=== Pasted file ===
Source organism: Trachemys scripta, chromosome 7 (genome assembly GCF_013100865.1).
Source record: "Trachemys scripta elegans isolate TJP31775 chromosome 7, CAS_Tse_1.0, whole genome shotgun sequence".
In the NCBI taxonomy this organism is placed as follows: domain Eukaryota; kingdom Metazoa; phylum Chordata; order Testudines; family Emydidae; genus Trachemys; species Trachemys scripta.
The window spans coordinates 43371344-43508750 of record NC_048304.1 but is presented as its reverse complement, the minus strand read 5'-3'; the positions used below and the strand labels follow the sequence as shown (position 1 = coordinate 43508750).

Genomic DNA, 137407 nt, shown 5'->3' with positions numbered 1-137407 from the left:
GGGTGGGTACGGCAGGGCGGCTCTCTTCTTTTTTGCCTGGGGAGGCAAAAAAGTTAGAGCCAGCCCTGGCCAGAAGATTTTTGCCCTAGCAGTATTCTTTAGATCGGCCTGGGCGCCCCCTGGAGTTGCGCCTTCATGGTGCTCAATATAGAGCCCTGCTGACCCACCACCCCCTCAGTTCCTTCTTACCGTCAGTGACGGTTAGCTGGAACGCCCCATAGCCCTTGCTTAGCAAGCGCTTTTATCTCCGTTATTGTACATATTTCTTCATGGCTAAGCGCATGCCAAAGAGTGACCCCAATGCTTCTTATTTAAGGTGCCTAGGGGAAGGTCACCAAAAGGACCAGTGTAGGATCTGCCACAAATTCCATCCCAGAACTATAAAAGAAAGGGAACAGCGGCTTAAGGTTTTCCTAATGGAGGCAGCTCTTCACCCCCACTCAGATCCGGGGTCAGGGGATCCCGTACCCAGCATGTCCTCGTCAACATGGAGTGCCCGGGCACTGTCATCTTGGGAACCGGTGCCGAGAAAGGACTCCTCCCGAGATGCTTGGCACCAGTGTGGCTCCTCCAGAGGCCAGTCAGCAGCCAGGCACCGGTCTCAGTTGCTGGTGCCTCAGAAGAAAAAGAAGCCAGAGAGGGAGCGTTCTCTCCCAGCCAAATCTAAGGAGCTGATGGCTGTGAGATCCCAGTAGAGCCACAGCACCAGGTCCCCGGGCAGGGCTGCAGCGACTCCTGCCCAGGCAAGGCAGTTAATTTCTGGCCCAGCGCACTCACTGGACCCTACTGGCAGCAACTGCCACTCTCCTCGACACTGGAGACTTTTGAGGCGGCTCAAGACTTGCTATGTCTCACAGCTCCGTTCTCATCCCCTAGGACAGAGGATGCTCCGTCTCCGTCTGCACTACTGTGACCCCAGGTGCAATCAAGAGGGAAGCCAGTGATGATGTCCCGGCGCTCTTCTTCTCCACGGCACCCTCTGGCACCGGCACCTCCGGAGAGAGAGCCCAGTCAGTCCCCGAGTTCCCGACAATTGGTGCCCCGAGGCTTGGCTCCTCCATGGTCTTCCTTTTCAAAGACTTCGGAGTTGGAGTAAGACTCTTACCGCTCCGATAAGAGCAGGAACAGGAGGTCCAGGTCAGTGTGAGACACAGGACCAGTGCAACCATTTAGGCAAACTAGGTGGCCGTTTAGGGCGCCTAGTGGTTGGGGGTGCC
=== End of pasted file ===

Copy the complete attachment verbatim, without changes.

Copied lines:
Source organism: Trachemys scripta, chromosome 7 (genome assembly GCF_013100865.1).
Source record: "Trachemys scripta elegans isolate TJP31775 chromosome 7, CAS_Tse_1.0, whole genome shotgun sequence".
In the NCBI taxonomy this organism is placed as follows: domain Eukaryota; kingdom Metazoa; phylum Chordata; order Testudines; family Emydidae; genus Trachemys; species Trachemys scripta.
The window spans coordinates 43371344-43508750 of record NC_048304.1 but is presented as its reverse complement, the minus strand read 5'-3'; the positions used below and the strand labels follow the sequence as shown (position 1 = coordinate 43508750).

Genomic DNA, 137407 nt, shown 5'->3' with positions numbered 1-137407 from the left:
GGGTGGGTACGGCAGGGCGGCTCTCTTCTTTTTTGCCTGGGGAGGCAAAAAAGTTAGAGCCAGCCCTGGCCAGAAGATTTTTGCCCTAGCAGTATTCTTTAGATCGGCCTGGGCGCCCCCTGGAGTTGCGCCTTCATGGTGCTCAATATAGAGCCCTGCTGACCCACCACCCCCTCAGTTCCTTCTTACCGTCAGTGACGGTTAGCTGGAACGCCCCATAGCCCTTGCTTAGCAAGCGCTTTTATCTCCGTTATTGTACATATTTCTTCATGGCTAAGCGCATGCCAAAGAGTGACCCCAATGCTTCTTATTTAAGGTGCCTAGGGGAAGGTCACCAAAAGGACCAGTGTAGGATCTGCCACAAATTCCATCCCAGAACTATAAAAGAAAGGGAACAGCGGCTTAAGGTTTTCCTAATGGAGGCAGCTCTTCACCCCCACTCAGATCCGGGGTCAGGGGATCCCGTACCCAGCATGTCCTCGTCAACATGGAGTGCCCGGGCACTGTCATCTTGGGAACCGGTGCCGAGAAAGGACTCCTCCCGAGATGCTTGGCACCAGTGTGGCTCCTCCAGAGGCCAGTCAGCAGCCAGGCACCGGTCTCAGTTGCTGGTGCCTCAGAAGAAAAAGAAGCCAGAGAGGGAGCGTTCTCTCCCAGCCAAATCTAAGGAGCTGATGGCTGTGAGATCCCAGTAGAGCCACAGCACCAGGTCCCCGGGCAGGGCTGCAGCGACTCCTGCCCAGGCAAGGCAGTTAATTTCTGGCCCAGCGCACTCACTGGACCCTACTGGCAGCAACTGCCACTCTCCTCGACACTGGAGACTTTTGAGGCGGCTCAAGACTTGCTATGTCTCACAGCTCCGTTCTCATCCCCTAGGACAGAGGATGCTCCGTCTCCGTCTGCACTACTGTGACCCCAGGTGCAATCAAGAGGGAAGCCAGTGATGATGTCCCGGCGCTCTTCTTCTCCACGGCACCCTCTGGCACCGGCACCTCCGGAGAGAGAGCCCAGTCAGTCCCCGAGTTCCCGACAATTGGTGCCCCGAGGCTTGGCTCCTCCATGGTCTTCCTTTTCAAAGACTTCGGAGTTGGAGTAAGACTCTTACCGCTCCGATAAGAGCAGGAACAGGAGGTCCAGGTCAGTGTGAGACACAGGACCAGTGCAACCATTTAGGCAAACTAGGTGGCCGTTTAGGGCGCCTAGTGGTTGGGGGTGCC